What is a Dissolution Petition?

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  • Written By: Jessica Ellis
  • Edited By: Bronwyn Harris
  • Last Modified Date: 18 May 2019
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A dissolution petition is a legal document used to request a divorce. Usually the first step in the legal process of divorce, this document contains important information about the marriage and is filed with the court. Another common term for a dissolution petition is divorce papers.

Even if a decision to divorce is already settled on a personal level, it must be legalized before the parties can truly go separate ways. It is important to remember that marriage is recognized by the law and can affect health benefit issues, census information, and tax status. Dissolving a marriage must be done legally to ensure that tax and other records are accurate.

A dissolution petition may vary somewhat from region to region, but it almost always requires basic data on the family undergoing the divorce. Basic requirements include name and address, residency information, date of the marriage, and the declaration of both adult children and dependents. If this information is not readily available, such as if one spouse has abandoned his or her family and left no contact information, another process called divorce by publication can be enacted. This process requires the court and plaintiff to perform due diligence in searching for the whereabouts of the missing spouse, but allows a divorce by default if no response is made to efforts.


Grounds for divorce is a tricky section of the dissolution petition that may have very different requirements in different regions. Many areas have adopted a policy of “no fault” divorce, which means that the only choice for divorce grounds is mental incompetency or irreconcilable differences. In regions that have fault laws, a plaintiff may be able to sue for damages due to provable adultery or abuse.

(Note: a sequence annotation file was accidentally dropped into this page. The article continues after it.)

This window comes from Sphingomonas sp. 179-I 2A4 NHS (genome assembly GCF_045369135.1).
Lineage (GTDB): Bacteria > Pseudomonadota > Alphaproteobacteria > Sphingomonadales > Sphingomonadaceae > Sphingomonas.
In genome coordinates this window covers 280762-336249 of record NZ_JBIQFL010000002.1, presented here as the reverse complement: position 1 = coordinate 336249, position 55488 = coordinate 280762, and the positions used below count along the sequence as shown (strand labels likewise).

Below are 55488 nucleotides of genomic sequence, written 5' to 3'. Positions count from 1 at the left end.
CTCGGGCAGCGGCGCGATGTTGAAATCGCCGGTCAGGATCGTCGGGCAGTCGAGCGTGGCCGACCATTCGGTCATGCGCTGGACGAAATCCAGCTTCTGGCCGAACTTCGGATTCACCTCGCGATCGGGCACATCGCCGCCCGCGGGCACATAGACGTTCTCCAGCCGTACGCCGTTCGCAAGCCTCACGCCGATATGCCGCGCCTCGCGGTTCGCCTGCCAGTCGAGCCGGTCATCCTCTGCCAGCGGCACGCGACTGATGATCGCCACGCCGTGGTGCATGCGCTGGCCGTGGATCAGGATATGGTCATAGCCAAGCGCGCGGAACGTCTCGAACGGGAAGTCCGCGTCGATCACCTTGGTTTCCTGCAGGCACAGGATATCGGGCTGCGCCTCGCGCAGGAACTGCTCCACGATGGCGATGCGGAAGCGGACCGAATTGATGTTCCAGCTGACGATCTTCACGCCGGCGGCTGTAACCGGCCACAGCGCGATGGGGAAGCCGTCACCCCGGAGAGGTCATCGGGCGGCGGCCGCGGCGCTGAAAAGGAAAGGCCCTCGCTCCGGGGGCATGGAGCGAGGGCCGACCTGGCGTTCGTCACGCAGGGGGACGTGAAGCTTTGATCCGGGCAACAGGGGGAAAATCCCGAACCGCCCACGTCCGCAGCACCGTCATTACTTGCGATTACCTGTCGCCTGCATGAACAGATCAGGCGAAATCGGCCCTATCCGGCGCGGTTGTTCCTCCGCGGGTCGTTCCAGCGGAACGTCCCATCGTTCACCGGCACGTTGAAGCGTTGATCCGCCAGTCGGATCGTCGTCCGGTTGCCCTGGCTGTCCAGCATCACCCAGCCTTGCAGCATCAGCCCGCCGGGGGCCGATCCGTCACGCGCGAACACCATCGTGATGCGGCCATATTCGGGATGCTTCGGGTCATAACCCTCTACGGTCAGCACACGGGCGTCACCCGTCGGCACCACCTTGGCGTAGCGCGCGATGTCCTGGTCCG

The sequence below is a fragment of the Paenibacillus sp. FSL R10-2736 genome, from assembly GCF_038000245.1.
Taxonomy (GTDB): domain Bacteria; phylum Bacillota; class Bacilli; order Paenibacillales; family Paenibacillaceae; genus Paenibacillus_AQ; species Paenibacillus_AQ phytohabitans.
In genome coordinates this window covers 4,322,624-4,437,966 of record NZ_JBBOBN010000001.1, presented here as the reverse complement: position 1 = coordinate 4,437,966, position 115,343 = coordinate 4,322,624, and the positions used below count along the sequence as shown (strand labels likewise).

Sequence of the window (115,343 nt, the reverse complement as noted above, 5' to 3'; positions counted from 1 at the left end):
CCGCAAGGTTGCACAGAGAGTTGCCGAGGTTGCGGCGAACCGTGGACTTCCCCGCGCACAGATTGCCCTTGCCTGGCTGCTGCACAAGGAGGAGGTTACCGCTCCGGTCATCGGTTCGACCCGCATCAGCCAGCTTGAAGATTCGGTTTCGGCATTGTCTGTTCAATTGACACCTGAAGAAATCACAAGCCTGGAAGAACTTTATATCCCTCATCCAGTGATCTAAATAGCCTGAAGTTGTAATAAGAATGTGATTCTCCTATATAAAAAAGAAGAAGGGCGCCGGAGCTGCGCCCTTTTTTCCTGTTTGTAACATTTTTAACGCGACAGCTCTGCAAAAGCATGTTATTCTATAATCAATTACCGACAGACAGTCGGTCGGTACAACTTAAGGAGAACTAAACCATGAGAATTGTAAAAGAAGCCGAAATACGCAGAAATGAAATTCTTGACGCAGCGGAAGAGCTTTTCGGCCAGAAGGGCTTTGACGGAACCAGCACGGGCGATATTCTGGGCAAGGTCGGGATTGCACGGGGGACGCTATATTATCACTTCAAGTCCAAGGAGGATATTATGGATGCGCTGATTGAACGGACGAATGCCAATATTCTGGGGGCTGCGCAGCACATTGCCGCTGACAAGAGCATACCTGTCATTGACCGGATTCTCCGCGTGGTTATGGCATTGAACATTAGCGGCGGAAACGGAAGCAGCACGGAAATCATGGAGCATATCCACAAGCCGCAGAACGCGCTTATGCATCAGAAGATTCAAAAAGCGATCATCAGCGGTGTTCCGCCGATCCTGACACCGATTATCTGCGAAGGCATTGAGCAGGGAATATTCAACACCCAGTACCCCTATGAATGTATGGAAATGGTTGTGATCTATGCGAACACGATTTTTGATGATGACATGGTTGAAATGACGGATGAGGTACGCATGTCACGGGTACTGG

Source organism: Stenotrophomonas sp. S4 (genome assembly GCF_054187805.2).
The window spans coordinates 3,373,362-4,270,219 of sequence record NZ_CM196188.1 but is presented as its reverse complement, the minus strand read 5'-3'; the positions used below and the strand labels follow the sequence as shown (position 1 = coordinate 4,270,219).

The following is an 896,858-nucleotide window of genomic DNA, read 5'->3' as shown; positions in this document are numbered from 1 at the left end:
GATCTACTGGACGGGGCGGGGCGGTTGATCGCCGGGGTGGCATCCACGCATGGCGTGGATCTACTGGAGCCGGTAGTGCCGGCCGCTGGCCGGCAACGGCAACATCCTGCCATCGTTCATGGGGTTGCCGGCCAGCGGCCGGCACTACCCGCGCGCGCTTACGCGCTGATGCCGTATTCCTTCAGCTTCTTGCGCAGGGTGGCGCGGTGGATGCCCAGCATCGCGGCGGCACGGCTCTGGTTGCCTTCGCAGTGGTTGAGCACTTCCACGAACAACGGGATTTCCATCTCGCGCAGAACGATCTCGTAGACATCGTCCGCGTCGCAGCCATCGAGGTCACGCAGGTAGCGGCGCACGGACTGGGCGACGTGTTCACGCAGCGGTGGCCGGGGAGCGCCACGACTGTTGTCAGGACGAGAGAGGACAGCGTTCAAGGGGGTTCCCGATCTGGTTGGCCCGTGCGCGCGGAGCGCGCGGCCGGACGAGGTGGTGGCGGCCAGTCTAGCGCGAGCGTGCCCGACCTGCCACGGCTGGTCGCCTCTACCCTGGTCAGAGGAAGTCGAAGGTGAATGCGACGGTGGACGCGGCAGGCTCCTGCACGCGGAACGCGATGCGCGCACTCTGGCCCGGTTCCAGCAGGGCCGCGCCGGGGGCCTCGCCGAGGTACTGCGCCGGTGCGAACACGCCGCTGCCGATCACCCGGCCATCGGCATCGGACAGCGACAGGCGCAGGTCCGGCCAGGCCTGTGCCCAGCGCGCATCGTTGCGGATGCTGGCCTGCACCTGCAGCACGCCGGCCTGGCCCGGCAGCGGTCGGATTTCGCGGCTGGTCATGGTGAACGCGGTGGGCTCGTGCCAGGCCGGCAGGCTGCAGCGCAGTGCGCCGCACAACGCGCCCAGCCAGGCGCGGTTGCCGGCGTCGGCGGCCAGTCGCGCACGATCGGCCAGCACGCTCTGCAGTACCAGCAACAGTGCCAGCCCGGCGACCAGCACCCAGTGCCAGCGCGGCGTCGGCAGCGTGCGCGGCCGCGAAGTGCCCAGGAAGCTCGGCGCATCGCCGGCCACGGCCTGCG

Another major portion of many dissolution petition forms is the distribution of property and custody rights. To save money, time, and angst for all involved, most experts recommend that couples make an extraordinary effort to determine a fair division of rights and responsibilities before filing for divorce. In some areas, divorcing couples can attach a dual-signed summary of their equable division, which the court can simply approve if it appears fair. If the couple cannot reach an agreement on admittedly complicated issues of property, custody, child or spousal support, and visitation rights, the court can make that determination.

A dissolution petition is only the first step of a divorce; it is what allows the court to notify both partners of the ongoing divorce process and determine if a trial will be needed to secure custody or property agreements. Filing a dissolution petition does not mean a couple is divorced. In many areas, divorces have a mandatory minimum time period between the filing of all documents and the judgment, in case couples decide to work out marital problems and remain married.



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